If this is true, then it would be the same to do like this: don’t expect authors to pay. If they want to pay in order to help the journal, then they can make a Paypal  contribution.

Re: “What??!! How can it cost £500 to process an article?

So how can the costs reach anything like £500? I’ll talk in general terms here, and not specifically about Forum of Mathematics. There are many things that an academic journal does to a paper once it has gone through the refereeing process and been accepted. It does copy-editing, typesetting, addition of metadata, and making sure the article appears on various bibliographic databases.

Short answer: Latex and Google Scholar. Organizing peer-review is the only worthy service today.

Re: Forum of Mathematics is even worse than Elsevier.

Please tell me where in his post Orr Shalit claims that FoM is worse than Elsevier.

Re: “Authors are doing a service to the world, so making them pay is ridiculous“.

…that service is already done the moment they put their paper on the arXiv or their home page (assuming they do). So why do they bother to publish? As I think everybody agrees, now that we have the internet, the main function left for journals is providing a stamp of quality.

… for money.  Yes, this is the truth, actually, everybody agrees.  These stamps are needed for a reason which has nothing to do with math or science, see further.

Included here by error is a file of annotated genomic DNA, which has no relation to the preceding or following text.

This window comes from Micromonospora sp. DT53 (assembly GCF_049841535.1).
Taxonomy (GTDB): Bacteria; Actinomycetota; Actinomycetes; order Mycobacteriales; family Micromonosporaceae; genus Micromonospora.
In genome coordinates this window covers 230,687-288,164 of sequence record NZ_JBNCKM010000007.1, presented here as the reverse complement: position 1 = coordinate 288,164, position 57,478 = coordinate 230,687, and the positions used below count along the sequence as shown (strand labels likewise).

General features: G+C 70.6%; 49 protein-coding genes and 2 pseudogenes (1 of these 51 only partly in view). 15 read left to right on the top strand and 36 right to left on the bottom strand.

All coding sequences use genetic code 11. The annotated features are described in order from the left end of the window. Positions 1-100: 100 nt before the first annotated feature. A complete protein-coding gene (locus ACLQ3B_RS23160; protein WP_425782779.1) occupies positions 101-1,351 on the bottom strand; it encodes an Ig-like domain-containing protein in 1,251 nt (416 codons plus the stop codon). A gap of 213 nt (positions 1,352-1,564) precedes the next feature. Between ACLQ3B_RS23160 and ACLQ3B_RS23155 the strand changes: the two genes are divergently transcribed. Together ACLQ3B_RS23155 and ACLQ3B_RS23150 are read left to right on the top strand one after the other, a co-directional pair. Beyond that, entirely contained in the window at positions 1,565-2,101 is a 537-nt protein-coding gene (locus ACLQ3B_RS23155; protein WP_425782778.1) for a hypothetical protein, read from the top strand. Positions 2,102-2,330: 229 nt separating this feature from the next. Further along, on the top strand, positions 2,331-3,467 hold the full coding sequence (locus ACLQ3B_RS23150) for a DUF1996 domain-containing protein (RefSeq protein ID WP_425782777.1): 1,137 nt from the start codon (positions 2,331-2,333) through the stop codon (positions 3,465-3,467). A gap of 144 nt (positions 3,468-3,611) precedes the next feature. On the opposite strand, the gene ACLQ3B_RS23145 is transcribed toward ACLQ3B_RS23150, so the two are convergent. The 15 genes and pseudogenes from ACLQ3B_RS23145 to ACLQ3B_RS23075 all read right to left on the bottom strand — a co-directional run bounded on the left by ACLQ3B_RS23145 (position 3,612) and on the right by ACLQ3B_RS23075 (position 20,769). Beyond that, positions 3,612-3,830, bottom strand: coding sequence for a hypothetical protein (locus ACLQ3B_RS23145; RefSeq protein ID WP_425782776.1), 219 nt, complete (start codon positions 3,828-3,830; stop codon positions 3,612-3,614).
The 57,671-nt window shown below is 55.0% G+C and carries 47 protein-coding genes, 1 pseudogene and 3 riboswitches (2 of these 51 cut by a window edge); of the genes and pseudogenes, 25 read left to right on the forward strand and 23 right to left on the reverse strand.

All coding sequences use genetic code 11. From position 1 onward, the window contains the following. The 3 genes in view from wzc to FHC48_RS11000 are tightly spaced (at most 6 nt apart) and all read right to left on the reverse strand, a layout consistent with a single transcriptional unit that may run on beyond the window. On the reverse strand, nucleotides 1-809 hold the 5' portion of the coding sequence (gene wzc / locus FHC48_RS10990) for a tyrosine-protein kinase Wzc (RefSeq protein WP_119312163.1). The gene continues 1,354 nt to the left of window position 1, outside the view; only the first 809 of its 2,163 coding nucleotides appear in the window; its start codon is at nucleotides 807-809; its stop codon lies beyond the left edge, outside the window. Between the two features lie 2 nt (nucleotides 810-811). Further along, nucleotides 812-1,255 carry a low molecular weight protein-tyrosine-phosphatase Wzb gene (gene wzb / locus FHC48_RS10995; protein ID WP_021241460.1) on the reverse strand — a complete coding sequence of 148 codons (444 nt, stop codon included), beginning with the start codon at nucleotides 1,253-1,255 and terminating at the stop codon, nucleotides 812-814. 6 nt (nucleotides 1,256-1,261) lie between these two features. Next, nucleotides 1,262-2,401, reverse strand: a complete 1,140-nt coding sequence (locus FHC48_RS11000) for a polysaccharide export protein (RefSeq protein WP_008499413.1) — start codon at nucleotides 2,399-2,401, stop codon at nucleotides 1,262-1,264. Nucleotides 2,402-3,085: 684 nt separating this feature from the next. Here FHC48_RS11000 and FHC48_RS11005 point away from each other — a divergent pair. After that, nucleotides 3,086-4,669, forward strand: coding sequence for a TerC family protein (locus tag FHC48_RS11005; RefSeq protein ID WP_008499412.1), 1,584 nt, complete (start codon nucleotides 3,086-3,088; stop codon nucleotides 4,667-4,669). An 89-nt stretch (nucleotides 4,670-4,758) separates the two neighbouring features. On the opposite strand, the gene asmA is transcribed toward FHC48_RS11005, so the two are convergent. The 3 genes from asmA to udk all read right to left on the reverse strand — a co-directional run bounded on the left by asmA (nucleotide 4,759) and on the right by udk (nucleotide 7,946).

There is a big question about whether we actually need journals for that, but that question is independent of the question of who benefits from the service provided by journals.

Let me parse this: the questions

  1. “do we need journals for providing quality stamps?”
  2. “who benefits from this service provided by journals?”

are independent. Say the question 1.  has answer “yes”, then it does not matter who benefits by providing a needed service.Say the question 1.  has answer “no”, then again it does not matter who benefits from providing a useless service. Hm…

The main person who benefits from the stamp of quality is the author, who boosts his or her CV and has a better chance when applying for jobs and so on.

Yes, everybody knows that this is the reason why researchers feel forced to publish in the old way. So let me translate: the real reason of existence for journals is to simplify the work of the HR departments.

If you feel that APCs are wrong because if anything you as an author should be paid for the wonderful research you have done, I would counter that (i) it is not journals who should be paying you — they are helping you to promote yourself, and (ii) if your research is good, then you will be rewarded for it, by having a better career than you would have had without it.

(i) the purpose of journals used to be the one of disseminating knowledge, (ii) the same argument applies for green open access journals.

Re: Maybe a typical article costs around £500 to process under the current system, but do we need what we get for that money?

This is a much more serious question. While I’m discussing it, let me also highlight another misconception, which is that the editors of FoM regard it as a blueprint for the future of all of mathematical publishing.

… well, that is almost enough for a quick reaction. Let’s stop and think about:

“is a misconception [that] the editors of FoM regard it as a blueprint for the future of all of mathematical publishing.”

Here is a last one, though.

Re: I don’t want traditional-style journals with APCs. I want much more radical change.

I basically agree with this, but as I argued in the previous section, I think that there is a case for having APCs at least as a transitional arrangement.

This reminds me about that dinosaur joke.